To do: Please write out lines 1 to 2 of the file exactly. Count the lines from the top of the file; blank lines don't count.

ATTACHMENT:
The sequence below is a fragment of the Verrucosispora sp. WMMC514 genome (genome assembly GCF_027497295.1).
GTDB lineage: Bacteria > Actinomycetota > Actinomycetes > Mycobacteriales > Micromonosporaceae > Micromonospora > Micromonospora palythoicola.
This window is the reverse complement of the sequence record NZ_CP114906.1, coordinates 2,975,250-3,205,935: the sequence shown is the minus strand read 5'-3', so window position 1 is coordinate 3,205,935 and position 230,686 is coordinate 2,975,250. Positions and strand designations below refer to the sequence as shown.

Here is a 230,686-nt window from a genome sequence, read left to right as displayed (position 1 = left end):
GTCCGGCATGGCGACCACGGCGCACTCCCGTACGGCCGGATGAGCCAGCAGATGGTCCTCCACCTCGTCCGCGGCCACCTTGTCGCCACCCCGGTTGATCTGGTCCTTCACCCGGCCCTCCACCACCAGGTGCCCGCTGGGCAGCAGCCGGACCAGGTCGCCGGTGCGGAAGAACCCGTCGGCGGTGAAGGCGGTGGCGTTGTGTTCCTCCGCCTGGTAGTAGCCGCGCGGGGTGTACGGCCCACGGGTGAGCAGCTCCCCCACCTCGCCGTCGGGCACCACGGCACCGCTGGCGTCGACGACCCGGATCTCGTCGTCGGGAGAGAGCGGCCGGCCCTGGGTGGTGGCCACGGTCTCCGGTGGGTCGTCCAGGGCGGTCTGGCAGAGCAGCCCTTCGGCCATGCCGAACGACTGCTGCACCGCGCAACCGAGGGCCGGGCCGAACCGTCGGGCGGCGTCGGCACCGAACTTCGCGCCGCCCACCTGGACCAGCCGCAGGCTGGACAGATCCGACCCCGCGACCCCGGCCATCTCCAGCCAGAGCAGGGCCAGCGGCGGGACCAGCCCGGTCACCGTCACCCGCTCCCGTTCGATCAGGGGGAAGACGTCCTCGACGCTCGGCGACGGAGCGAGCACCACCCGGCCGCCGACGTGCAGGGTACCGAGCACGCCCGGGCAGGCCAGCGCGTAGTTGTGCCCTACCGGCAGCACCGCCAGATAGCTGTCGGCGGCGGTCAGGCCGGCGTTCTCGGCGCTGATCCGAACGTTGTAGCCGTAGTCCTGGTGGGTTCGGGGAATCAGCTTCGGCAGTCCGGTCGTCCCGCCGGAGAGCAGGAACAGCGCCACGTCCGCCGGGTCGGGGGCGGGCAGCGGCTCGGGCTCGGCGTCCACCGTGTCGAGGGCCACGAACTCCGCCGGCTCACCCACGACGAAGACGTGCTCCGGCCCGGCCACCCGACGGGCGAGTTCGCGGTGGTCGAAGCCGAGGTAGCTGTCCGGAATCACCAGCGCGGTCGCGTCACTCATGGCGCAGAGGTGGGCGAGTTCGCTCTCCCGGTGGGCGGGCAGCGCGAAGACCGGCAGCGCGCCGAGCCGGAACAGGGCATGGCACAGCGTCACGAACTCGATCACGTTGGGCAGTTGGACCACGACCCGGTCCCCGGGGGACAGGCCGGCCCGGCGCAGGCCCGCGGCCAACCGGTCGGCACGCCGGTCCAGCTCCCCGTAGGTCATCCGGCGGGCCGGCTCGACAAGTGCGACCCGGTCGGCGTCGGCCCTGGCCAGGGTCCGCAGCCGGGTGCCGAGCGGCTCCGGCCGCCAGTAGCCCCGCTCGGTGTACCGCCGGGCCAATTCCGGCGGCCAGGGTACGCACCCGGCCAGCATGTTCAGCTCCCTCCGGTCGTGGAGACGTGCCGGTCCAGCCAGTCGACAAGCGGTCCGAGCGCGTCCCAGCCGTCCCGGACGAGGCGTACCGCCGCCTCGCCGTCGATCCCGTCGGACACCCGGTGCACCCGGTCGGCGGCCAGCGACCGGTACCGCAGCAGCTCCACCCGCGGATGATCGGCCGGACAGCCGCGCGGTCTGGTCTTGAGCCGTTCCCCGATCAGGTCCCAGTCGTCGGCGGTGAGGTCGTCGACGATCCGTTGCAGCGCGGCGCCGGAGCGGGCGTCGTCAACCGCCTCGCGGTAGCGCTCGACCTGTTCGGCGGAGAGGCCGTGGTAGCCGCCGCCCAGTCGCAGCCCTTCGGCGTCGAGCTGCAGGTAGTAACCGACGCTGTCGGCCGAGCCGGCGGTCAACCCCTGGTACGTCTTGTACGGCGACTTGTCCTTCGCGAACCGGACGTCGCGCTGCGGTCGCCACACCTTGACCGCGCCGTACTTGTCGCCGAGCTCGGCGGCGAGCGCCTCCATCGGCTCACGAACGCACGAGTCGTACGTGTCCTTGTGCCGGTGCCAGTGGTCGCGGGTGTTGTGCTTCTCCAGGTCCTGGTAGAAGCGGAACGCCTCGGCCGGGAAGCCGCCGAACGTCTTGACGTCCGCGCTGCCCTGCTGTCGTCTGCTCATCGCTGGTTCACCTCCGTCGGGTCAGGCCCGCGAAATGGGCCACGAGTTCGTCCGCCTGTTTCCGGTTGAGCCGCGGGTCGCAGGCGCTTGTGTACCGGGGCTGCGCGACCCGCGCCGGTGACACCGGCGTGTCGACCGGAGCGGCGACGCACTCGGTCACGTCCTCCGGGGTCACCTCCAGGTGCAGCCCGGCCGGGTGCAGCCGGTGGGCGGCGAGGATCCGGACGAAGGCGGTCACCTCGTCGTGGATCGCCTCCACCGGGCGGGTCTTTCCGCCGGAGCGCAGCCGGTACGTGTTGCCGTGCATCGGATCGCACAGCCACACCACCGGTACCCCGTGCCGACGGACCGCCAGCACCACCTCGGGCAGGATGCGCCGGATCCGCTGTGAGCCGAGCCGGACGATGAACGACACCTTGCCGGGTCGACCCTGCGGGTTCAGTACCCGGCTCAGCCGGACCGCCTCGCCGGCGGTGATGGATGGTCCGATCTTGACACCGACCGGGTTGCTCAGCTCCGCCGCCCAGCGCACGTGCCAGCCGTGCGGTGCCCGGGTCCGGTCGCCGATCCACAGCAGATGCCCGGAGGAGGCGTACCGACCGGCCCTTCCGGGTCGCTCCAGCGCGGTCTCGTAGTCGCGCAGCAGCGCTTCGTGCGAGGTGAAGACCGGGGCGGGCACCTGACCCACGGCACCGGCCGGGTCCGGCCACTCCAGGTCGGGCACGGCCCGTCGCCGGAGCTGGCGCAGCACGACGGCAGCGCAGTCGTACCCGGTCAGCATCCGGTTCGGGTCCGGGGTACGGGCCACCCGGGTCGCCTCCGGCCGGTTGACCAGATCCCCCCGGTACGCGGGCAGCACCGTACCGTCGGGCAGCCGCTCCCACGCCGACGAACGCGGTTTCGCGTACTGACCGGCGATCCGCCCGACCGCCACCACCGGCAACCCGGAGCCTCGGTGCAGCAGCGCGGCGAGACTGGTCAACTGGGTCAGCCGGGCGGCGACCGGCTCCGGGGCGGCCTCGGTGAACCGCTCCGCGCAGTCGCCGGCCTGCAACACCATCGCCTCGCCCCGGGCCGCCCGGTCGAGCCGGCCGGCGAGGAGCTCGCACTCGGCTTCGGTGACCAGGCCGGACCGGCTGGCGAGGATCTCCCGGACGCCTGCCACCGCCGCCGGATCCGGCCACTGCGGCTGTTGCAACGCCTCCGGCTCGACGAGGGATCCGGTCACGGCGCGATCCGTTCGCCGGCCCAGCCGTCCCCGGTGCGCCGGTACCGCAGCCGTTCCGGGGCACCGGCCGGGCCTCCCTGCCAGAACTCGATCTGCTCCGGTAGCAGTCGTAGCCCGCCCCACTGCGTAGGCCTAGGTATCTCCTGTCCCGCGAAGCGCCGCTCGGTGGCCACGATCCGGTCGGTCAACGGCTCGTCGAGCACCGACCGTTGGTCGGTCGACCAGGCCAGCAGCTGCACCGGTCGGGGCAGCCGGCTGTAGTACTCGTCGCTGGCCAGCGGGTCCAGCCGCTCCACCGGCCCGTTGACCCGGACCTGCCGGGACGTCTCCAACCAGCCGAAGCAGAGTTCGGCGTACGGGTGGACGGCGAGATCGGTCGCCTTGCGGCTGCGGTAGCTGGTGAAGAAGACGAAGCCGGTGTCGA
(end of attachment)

The sequence below is a fragment of the Verrucosispora sp. WMMC514 genome (genome assembly GCF_027497295.1).
GTDB lineage: Bacteria > Actinomycetota > Actinomycetes > Mycobacteriales > Micromonosporaceae > Micromonospora > Micromonospora palythoicola.